As Mrs. E. Fox will not appear again, we shall state that she was the mother of C. K. and G. L. Fox and Mrs. G. C. Howard. George Aiken's name will not appear again, and it may be stated that, while being a contributor to one of our metropolitan story-papers, he died last Spring on Jersey City Heights, and of diphtheria. His drama ran for one hundred nights at the Troy Museum, and was then transplanted to the stage of the Albany Theatre. We remember that the late Asa Cushman, who nearly a dozen years later became a conspicuous Uncle Tom in England, and after his return from that country played it at the Olympic Theatre, this city, to the Eva of his promising daughter, was the original Lawyer Marks in the Troy cast. Before dismissing this cast, a few words are due to the grand-daughter of Joseph Jefferson the first, and mother of Nellie and Effie Germon, the latter of whom was until last week the Mlle. Zulu of trapeze fame in "Forbidden Fruit" at Wallack's Theatre, this city. Mrs. Greene C. Germon, who still adorns the stage upon occasions, was the soubrette of the Franklin Theatre, this city, over forty years ago, at which house her sister Elizabeth, then a very young woman, was at that time playing "old women." The latter lady, now Mrs. Saunders, will be referred to hereafter as Mrs. Jacob Wonderly Thoman. It is a coincidence worthy of at least a line that one of these sisters was the original Eliza in Aiken's transcript of "Uncle Tom's Cabin," while the other was the original Aunty Vermont in Conway's.
The late Henry J. Conway's dramatization had its initial representation at the Boston Museum, because farther on we shall present, also upon managerial authority, the statement that, eight months prior to that, the same author has prepared this same version expressly for another house. Apart from these managerial contradictions, we know that the drama had been in preparation at that other house many months before the curtain was first rung up on it. The scenery actually encumbered the place, the management lacking the moral courage to utilize it. "Uncle Tom" at this particular establishment may be likened to the dreaded Sagittary among the people of ancient Troy. The management were afraid of it, and yet could not rid themselves of it. At present let us deal with the cast at the Boston Museum. The bill appended is of the fourth week, and the implication is that the drama was first produced in Boston on Nov. 15, 1852.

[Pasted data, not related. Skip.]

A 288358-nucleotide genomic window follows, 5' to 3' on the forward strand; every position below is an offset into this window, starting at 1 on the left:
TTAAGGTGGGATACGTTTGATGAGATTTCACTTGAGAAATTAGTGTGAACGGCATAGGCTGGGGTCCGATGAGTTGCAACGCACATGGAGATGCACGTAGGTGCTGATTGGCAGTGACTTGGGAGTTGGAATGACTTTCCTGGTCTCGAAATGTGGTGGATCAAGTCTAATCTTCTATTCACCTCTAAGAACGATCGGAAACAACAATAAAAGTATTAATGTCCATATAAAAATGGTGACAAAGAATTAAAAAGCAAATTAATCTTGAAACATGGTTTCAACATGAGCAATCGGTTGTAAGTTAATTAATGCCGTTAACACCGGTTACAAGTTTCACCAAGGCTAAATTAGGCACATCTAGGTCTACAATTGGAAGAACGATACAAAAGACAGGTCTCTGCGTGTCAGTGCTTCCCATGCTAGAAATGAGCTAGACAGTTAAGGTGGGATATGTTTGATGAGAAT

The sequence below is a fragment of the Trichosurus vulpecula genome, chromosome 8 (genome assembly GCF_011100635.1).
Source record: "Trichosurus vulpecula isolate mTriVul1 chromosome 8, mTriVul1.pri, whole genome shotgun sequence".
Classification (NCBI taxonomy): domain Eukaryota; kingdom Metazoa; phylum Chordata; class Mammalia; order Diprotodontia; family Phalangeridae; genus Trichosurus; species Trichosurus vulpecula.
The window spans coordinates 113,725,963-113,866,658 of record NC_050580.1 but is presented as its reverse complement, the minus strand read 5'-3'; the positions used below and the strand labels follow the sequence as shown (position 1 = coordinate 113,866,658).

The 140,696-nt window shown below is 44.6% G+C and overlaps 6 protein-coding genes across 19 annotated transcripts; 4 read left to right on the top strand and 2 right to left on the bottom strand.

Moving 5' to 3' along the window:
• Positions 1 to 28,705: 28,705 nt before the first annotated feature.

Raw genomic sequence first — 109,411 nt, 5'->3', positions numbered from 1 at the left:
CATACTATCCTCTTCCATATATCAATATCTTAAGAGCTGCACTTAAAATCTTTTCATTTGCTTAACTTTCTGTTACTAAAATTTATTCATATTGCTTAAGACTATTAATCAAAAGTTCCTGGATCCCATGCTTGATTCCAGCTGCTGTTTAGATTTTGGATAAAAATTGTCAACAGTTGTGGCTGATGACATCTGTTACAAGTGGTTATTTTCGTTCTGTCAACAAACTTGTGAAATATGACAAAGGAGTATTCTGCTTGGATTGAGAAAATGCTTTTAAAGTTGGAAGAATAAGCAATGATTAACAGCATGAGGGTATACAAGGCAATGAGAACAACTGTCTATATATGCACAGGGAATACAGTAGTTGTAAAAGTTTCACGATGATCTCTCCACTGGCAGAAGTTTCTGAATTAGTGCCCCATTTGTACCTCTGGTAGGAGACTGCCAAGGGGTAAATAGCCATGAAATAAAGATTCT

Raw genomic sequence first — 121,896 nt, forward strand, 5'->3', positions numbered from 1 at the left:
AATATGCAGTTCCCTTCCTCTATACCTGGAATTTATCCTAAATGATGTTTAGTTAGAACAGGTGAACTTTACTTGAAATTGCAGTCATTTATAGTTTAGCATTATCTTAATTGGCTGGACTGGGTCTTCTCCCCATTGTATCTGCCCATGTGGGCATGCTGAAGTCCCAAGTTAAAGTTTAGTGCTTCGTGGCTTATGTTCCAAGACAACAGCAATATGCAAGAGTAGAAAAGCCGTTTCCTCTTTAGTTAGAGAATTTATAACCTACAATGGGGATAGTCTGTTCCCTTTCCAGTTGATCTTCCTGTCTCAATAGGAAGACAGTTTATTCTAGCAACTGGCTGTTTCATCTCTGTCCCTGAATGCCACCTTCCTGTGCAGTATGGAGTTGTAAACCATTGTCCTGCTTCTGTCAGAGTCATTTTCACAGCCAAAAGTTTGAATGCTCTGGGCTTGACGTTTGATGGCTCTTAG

BOSTON MUSEUM—CROWDED HOUSES.
dramatized expressly for this establishment, from Mrs. H. B. Stowe's celebrated work, by H. J. Conway, Esq.
ON WEDNESDAY EVENING, DEC. 8, 1852,
and every evening during the week, at seven o'clock, also on Wednesday and Saturday afternoons at 2½ o'clock, the performance will commence with an Ethiopian medley overture, composed and arranged for this piece by T[illegible] Comer. After which will be acted the highly successful play, in five acts, entitled
UNCLE TOM'S CABIN.